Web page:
Academia

Are Some People Inherently More Violent Than Others?

By Erica Chenoweth

New evidence suggests that the answer may be yes (sort of). There may be a genetic predisposition to violent behavior that is activated by early-life exposure to violence. From a paper in the December 2013 issue of the Journal of Conflict Resolution by Rose McDermott, et al:

“Political scientists tend to focus on environmental triggers as the primary precipitating cause for political violence. However, little has been done to explain why certain individuals faced with certain pressures resort to violence, while others confronting the same situation seek out diplomatic and peaceful resolutions to conflict. Here, using two independent samples, we explore the interaction between genetic disposition and violent early life events and their influence on engaging in physical violence. We find that individuals with the low-activity form of monoamine oxidase-A, who are exposed to violence in youth have a greater likelihood of engaging in physical aggression later in adulthood. Our findings hold important implications for the value of environmental intervention in communities besieged by political violence in order to reduce the likelihood of the intergenerational transfer of its propensity.”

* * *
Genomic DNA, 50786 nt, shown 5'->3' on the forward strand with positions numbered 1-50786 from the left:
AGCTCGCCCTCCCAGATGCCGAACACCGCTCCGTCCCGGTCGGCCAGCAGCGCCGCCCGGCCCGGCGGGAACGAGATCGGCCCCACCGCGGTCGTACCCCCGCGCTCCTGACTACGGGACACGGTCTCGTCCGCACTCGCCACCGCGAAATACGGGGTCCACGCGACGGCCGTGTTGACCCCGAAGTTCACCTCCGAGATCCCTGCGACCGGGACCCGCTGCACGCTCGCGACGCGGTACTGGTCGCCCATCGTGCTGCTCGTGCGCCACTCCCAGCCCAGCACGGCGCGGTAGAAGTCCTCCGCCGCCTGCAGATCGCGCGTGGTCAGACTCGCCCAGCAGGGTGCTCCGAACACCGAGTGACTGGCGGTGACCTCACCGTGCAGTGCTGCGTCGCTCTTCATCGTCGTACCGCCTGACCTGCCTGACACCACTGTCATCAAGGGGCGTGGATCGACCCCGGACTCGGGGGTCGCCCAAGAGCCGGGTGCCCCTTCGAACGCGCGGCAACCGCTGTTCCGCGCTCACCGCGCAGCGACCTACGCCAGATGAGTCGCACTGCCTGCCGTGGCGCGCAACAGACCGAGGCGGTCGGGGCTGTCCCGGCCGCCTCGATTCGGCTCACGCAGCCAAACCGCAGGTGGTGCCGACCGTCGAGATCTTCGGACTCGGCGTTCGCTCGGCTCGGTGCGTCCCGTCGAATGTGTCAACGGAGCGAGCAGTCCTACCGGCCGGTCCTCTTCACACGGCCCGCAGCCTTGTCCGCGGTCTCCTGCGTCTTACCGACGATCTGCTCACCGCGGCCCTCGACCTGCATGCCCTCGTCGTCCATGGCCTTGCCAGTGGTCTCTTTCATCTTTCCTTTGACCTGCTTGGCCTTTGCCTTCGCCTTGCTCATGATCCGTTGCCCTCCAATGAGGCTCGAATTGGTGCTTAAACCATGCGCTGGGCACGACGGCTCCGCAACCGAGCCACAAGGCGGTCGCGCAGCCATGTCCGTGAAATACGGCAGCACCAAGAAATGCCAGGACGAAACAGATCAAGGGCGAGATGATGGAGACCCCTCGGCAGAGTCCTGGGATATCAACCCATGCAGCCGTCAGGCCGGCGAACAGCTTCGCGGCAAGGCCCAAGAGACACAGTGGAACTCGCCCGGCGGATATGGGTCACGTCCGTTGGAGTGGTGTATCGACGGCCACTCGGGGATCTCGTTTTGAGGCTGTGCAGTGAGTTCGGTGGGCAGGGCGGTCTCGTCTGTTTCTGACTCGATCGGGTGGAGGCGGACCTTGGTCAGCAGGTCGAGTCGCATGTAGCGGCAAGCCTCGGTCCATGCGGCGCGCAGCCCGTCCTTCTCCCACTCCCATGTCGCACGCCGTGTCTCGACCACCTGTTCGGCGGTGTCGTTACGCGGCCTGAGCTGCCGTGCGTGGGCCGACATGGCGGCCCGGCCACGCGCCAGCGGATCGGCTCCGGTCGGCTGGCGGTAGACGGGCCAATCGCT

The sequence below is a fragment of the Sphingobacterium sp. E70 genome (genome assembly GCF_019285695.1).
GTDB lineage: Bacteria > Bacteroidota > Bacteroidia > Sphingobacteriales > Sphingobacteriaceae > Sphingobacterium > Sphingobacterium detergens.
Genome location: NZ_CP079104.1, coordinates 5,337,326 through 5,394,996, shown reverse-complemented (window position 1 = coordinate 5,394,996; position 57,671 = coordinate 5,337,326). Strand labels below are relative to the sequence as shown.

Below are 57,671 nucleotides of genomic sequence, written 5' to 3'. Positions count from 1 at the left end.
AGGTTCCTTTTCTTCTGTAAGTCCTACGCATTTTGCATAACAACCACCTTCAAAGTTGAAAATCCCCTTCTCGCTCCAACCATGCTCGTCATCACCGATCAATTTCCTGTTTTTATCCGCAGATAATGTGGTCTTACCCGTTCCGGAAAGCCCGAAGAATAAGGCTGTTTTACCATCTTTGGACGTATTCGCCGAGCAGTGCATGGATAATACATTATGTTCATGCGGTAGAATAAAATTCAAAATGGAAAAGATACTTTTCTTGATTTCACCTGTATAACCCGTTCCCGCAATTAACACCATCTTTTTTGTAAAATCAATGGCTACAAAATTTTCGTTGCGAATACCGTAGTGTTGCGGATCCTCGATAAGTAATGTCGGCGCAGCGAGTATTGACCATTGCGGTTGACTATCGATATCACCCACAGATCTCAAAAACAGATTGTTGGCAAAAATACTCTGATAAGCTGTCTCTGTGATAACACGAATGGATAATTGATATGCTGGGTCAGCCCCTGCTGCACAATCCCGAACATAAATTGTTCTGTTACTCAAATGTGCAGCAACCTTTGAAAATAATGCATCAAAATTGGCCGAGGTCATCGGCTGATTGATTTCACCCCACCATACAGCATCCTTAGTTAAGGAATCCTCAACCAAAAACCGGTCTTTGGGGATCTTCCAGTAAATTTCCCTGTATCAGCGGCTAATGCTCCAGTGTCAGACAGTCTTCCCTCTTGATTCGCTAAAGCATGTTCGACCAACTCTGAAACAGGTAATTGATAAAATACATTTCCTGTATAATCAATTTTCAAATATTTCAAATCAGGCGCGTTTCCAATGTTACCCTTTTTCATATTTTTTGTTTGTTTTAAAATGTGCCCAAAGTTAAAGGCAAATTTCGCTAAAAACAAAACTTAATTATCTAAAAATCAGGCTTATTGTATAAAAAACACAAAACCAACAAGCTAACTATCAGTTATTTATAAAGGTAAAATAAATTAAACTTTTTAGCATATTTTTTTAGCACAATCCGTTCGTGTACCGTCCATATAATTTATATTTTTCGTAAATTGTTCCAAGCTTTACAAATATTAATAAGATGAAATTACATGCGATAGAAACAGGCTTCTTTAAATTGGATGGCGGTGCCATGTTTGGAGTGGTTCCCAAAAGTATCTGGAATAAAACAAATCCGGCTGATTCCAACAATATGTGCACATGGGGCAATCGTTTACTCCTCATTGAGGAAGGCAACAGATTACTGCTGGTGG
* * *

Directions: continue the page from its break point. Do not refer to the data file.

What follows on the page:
Check out their full paper here.

1 Comment

  • This is one of those interesting but hellish findings that leaves one asking: If true, how do we improve matters? Can policy makers be trusted to use such information responsibly? How about demagogues?

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